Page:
Damage claims under 42 U.S.C. § 1983 – and really any personal injury claims — are broken down into two categories: economic and noneconomic damages. Pain and suffering, mental anguish, and loss of consortium are commonly sought in large numbers as noneconomic damages to enhance a plaintiff’s out-of-pocket damages. Prior to 1986, a plaintiff could recover all of her economic and noneconomic damages from one party, even if she pursued multiple defendants. Proposition 51 — the California Fair Responsibility Act — changed that. Codified at Civil Code 1431.2, it imposes several liability for noneconomic damages, while still allowing joint liability for economic damages. Several liability means each defendant can pay noneconomic damages only in proportion to his or her own fault.
This past week, the California Supreme Court in B.B. v. County of Los Angeles unanimously ruled that intentional tortfeasors cannot use Proposition 51 to reduce their liability for noneconomic damages. Resolving a split among California’s appellate courts, the Court ruled that Civil Code section 1431.2, subdivision (a), “does not authorize a reduction in the liability of intentional tortfeasors for noneconomic damages based on the extent to which the negligence of other actors — including the plaintiffs, any codefendants, injured parties, and nonparties — contributed to the injuries in question.”
In the case, L.A. County sheriffs used deadly force against Darren Burley, an African American. The officers suspected Burley was under the influence of drugs, and he resisted arrest for assaulting a woman. During the struggle, Deputy David Aviles pressed one knee into the center of Burley’s back, and another onto the back of his head. The jury found Aviles committed battery by using unreasonable force against Burley. Ultimately, the jury found decedent 40% responsible, Deputy Aviles 20% responsible, and the remaining deputies negligent and collectively 40% responsible. The trial court later entered judgment against Aviles for the entire amount of noneconomic damages — $8 million, even though the jury found Aviles only 20% at fault — because he committed an intentional tort.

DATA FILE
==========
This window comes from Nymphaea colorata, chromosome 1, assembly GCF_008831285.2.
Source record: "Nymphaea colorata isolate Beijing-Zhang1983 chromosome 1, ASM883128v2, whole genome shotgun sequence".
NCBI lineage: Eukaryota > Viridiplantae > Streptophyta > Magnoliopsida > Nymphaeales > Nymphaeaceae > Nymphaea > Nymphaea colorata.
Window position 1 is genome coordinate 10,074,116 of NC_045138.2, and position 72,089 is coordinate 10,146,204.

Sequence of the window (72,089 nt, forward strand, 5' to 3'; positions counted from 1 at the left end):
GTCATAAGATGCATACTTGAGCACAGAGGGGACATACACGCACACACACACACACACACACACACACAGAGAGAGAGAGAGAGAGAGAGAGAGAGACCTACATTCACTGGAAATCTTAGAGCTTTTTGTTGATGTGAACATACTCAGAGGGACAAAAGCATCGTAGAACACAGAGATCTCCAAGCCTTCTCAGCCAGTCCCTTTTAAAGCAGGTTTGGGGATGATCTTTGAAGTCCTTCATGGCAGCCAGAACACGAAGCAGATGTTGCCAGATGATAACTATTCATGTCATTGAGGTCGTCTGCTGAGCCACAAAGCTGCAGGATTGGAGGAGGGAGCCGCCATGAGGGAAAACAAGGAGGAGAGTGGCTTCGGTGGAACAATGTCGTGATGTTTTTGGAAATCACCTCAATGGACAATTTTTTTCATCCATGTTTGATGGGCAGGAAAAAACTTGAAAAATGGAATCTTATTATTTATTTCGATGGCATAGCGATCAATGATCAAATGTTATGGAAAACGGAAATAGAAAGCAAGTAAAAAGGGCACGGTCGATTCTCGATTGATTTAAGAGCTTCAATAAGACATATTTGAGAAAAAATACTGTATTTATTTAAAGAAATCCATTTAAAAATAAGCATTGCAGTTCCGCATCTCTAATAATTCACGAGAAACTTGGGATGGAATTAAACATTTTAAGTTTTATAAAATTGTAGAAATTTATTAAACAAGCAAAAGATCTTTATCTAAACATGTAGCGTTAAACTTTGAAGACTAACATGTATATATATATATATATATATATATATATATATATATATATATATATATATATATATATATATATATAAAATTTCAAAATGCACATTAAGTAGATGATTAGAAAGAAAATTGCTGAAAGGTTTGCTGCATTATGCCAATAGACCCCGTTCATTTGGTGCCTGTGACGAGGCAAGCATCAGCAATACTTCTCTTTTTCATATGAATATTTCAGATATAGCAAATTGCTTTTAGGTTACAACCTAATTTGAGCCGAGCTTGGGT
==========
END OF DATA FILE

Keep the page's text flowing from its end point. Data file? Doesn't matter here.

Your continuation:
The Second District Court of Appeal reversed, ordering the judgment against Aviles reduced to his proportional fault. It relied on the language of Civil Code section 1431.2, which provides in relevant part: “In any action for personal injury, property damage, or wrongful death, based upon principles of comparative fault, the liability of each defendant for noneconomic damages shall be several only and shall not be joint. Each defendant shall be liable only for the amount of noneconomic damages allocated to that defendant in direct proportion to that defendant’s percentage of fault, and a separate judgment shall be rendered against that defendant for that amount.” The Court of Appeal applied the statute to intentional tortfeasors, allowing them to reduce their liability based on the negligent acts of others. The Second District expressly rejected a contrary holding by the Fourth District in Thomas v. Duggins Construction Co., Inc.